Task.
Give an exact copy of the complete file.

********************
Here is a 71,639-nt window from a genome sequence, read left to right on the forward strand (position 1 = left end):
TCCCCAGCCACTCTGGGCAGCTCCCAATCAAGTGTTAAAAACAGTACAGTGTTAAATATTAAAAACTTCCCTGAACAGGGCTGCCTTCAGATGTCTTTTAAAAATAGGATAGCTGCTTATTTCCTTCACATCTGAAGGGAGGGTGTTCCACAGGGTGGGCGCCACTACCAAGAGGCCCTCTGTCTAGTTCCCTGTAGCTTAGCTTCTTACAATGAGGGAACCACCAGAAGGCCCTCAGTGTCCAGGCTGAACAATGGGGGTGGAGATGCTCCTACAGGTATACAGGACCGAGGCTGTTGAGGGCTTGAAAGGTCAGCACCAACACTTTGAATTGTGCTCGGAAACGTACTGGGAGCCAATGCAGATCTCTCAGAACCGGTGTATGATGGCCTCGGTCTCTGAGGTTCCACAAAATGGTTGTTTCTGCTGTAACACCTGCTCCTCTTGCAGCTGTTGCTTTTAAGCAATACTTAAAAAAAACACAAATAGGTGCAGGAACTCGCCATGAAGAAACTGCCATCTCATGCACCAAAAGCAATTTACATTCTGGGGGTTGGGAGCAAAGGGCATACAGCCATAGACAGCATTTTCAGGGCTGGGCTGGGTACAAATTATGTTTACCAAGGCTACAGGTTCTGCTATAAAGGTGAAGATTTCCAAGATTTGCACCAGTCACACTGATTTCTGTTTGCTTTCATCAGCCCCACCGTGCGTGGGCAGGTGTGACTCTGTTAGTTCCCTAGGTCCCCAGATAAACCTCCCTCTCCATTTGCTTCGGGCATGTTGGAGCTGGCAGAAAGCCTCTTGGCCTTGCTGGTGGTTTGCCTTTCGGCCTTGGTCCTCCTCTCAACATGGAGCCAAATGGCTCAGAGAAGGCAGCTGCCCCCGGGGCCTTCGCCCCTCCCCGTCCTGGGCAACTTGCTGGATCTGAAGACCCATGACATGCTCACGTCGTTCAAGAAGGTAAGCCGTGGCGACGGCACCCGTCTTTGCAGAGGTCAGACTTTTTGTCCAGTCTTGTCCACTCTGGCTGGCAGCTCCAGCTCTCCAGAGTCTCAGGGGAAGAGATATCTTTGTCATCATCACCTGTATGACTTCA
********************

Here is a 71,639-nt window from a genome sequence, read left to right on the forward strand (position 1 = left end):
TCCCCAGCCACTCTGGGCAGCTCCCAATCAAGTGTTAAAAACAGTACAGTGTTAAATATTAAAAACTTCCCTGAACAGGGCTGCCTTCAGATGTCTTTTAAAAATAGGATAGCTGCTTATTTCCTTCACATCTGAAGGGAGGGTGTTCCACAGGGTGGGCGCCACTACCAAGAGGCCCTCTGTCTAGTTCCCTGTAGCTTAGCTTCTTACAATGAGGGAACCACCAGAAGGCCCTCAGTGTCCAGGCTGAACAATGGGGGTGGAGATGCTCCTACAGGTATACAGGACCGAGGCTGTTGAGGGCTTGAAAGGTCAGCACCAACACTTTGAATTGTGCTCGGAAACGTACTGGGAGCCAATGCAGATCTCTCAGAACCGGTGTATGATGGCCTCGGTCTCTGAGGTTCCACAAAATGGTTGTTTCTGCTGTAACACCTGCTCCTCTTGCAGCTGTTGCTTTTAAGCAATACTTAAAAAAAACACAAATAGGTGCAGGAACTCGCCATGAAGAAACTGCCATCTCATGCACCAAAAGCAATTTACATTCTGGGGGTTGGGAGCAAAGGGCATACAGCCATAGACAGCATTTTCAGGGCTGGGCTGGGTACAAATTATGTTTACCAAGGCTACAGGTTCTGCTATAAAGGTGAAGATTTCCAAGATTTGCACCAGTCACACTGATTTCTGTTTGCTTTCATCAGCCCCACCGTGCGTGGGCAGGTGTGACTCTGTTAGTTCCCTAGGTCCCCAGATAAACCTCCCTCTCCATTTGCTTCGGGCATGTTGGAGCTGGCAGAAAGCCTCTTGGCCTTGCTGGTGGTTTGCCTTTCGGCCTTGGTCCTCCTCTCAACATGGAGCCAAATGGCTCAGAGAAGGCAGCTGCCCCCGGGGCCTTCGCCCCTCCCCGTCCTGGGCAACTTGCTGGATCTGAAGACCCATGACATGCTCACGTCGTTCAAGAAGGTAAGCCGTGGCGACGGCACCCGTCTTTGCAGAGGTCAGACTTTTTGTCCAGTCTTGTCCACTCTGGCTGGCAGCTCCAGCTCTCCAGAGTCTCAGGGGAAGAGATATCTTTGTCATCATCACCTGTATGACTTCA